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Mononeuropathies: Examination, Diagnosis and Treatment

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    Mononeuropathies: Examination, Diagnosis and Treatment by a staal, j van gijn, and f spaans (pp 243, £35.00). Published by W B Saunders, London, 1999.

    The authors say that they wrote this book from a frustration at having to look at several different sources to solve a single clinical problem.

    The introductory chapters contain sound clinical advice on a general approach to patients with mononeuropathy. Then each nerve is dealt with in turn using the same format: anatomy; history; examination—including the method of examination of the relevant muscles and the area of sensory loss—electrophysiological findings; differential diagnosis; causes, often tabulated; and finally treatment. The line drawings of the anatomy are clear, highlighting sites of compression. The line drawings of power testing are less satisfactory. The movement to be tested is well illustrated but the site of the muscle being tested (and hopefully observed) is not shown and for some muscles lies outside the illustration. This is followed by some chapters discussing causes of peripheral nerve injury other than focal lesions, including metabolic and physical factors and tumours. The description of the clinical syndromes is clear and succinct and well referenced throughout. The advice on treatment is sensible with a strong emphasis towards conservative management with clear statements as to when more rapid intervention is needed.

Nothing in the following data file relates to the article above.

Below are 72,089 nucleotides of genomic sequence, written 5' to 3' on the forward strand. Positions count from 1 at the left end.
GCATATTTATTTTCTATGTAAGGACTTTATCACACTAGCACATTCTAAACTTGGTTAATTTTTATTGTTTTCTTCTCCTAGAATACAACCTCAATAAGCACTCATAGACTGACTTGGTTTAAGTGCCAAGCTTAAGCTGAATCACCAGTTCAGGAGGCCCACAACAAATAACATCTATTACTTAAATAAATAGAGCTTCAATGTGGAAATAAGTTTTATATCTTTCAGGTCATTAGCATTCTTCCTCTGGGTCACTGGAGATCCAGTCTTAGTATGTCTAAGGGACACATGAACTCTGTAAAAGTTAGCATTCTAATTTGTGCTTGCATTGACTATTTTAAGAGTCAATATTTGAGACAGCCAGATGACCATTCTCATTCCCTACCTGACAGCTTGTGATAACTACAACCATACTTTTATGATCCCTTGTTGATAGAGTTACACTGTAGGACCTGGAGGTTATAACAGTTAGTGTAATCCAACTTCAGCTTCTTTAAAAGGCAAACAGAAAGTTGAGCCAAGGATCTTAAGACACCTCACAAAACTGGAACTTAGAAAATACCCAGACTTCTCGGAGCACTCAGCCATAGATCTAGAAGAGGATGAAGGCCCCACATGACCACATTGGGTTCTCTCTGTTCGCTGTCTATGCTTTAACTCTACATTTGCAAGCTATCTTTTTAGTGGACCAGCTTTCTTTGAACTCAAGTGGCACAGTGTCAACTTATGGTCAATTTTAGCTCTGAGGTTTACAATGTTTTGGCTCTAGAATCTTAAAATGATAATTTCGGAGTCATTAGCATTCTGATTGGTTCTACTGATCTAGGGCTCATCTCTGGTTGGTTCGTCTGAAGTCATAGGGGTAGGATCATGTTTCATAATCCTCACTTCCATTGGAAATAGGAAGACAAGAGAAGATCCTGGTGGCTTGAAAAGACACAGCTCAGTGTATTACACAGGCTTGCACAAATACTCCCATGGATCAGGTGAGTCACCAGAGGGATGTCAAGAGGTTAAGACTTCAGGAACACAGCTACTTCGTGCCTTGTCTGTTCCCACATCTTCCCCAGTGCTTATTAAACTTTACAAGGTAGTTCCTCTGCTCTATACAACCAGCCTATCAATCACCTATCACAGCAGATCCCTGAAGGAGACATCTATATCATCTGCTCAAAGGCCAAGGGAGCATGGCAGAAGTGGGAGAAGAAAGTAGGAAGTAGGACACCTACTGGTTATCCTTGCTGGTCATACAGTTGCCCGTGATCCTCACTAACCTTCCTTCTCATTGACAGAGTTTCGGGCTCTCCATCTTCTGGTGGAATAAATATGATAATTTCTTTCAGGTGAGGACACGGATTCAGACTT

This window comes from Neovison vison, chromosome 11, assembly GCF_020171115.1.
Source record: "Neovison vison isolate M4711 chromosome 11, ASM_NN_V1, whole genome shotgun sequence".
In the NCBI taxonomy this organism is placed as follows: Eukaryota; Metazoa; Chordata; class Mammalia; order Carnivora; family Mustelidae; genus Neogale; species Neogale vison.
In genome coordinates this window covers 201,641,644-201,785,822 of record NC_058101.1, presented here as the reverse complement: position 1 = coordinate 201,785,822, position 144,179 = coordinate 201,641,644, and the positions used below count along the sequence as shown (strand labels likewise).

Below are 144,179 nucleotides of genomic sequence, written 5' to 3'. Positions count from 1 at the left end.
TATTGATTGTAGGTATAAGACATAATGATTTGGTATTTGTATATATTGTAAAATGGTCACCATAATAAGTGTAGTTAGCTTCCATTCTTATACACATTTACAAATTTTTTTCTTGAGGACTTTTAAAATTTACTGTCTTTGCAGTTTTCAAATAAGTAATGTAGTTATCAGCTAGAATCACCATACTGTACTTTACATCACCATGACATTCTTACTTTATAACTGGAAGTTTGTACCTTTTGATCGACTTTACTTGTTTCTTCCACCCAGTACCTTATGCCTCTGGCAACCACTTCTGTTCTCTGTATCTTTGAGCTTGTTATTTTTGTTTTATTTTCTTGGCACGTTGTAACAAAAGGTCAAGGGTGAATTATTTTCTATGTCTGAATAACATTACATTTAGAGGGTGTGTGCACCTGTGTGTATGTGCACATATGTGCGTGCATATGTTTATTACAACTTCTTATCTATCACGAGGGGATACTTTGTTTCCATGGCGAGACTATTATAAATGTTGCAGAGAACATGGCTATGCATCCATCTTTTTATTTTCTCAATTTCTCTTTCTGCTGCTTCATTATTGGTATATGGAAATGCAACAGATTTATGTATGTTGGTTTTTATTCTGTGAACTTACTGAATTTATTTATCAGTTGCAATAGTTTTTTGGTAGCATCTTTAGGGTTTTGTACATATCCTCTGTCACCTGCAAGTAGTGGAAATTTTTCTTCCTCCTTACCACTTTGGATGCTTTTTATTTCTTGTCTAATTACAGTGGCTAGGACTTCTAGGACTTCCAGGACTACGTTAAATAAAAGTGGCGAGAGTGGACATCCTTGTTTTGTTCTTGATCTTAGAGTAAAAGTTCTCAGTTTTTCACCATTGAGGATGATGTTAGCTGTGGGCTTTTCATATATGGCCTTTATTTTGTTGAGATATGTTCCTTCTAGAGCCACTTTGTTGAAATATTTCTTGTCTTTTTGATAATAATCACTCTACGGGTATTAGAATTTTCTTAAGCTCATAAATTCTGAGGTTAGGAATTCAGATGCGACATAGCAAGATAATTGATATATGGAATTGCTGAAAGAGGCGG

The text is interspersed with illustrative cases which appear in boxes. I thought this worked well, although was surprised to find eight doctors (including a Professor of Neurology with a partial musculocutaneous nerve lesion, and a Dean of the Faculty of Medicine with neuralgic amyotrophy), among the 40 or so cases.

    While for mononeuropathies the book manages to act as a single point of reference it does not do this for some similar clinical problems whose presentations may be similar. It only briefly touches on radiculopathies as they appear in the differential diagnosis of mononeuropathies and skirts round some contentious issues such as the thoracic outlet syndrome. The anatomy of the brachial plexus (something I always have to look up) is not reproduced.

    Overall I think the authors have succeeded in their objectives and there is indeed justification for this book. The book is moderately priced at less than half the price of the combined costs two of the books they aim to replace.

    I would suggest that most neurology units should get a copy. I would urge you to persuade your orthopaedic colleagues to get one too.

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